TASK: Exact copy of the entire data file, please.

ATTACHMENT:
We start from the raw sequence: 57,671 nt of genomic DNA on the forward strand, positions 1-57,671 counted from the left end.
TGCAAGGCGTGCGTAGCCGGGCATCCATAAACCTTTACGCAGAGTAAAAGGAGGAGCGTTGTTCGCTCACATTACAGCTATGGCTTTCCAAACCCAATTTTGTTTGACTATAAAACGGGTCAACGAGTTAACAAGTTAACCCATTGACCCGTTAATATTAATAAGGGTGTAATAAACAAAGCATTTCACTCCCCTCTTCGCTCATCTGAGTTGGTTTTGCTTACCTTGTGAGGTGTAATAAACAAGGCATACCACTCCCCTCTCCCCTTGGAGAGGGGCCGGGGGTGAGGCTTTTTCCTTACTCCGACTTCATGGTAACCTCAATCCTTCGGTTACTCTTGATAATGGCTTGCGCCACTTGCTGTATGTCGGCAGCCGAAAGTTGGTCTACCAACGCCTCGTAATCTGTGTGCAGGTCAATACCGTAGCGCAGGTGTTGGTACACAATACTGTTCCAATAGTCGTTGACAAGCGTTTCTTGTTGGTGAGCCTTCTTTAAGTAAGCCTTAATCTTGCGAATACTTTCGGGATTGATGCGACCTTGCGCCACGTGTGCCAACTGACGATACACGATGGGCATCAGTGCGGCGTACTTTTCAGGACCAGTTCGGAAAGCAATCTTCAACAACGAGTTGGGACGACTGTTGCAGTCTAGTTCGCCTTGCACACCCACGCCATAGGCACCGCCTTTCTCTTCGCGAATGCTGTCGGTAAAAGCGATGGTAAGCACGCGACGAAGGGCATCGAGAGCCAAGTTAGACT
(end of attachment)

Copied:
We start from the raw sequence: 57,671 nt of genomic DNA on the forward strand, positions 1-57,671 counted from the left end.
TGCAAGGCGTGCGTAGCCGGGCATCCATAAACCTTTACGCAGAGTAAAAGGAGGAGCGTTGTTCGCTCACATTACAGCTATGGCTTTCCAAACCCAATTTTGTTTGACTATAAAACGGGTCAACGAGTTAACAAGTTAACCCATTGACCCGTTAATATTAATAAGGGTGTAATAAACAAAGCATTTCACTCCCCTCTTCGCTCATCTGAGTTGGTTTTGCTTACCTTGTGAGGTGTAATAAACAAGGCATACCACTCCCCTCTCCCCTTGGAGAGGGGCCGGGGGTGAGGCTTTTTCCTTACTCCGACTTCATGGTAACCTCAATCCTTCGGTTACTCTTGATAATGGCTTGCGCCACTTGCTGTATGTCGGCAGCCGAAAGTTGGTCTACCAACGCCTCGTAATCTGTGTGCAGGTCAATACCGTAGCGCAGGTGTTGGTACACAATACTGTTCCAATAGTCGTTGACAAGCGTTTCTTGTTGGTGAGCCTTCTTTAAGTAAGCCTTAATCTTGCGAATACTTTCGGGATTGATGCGACCTTGCGCCACGTGTGCCAACTGACGATACACGATGGGCATCAGTGCGGCGTACTTTTCAGGACCAGTTCGGAAAGCAATCTTCAACAACGAGTTGGGACGACTGTTGCAGTCTAGTTCGCCTTGCACACCCACGCCATAGGCACCGCCTTTCTCTTCGCGAATGCTGTCGGTAAAAGCGATGGTAAGCACGCGACGAAGGGCATCGAGAGCCAAGTTAGACT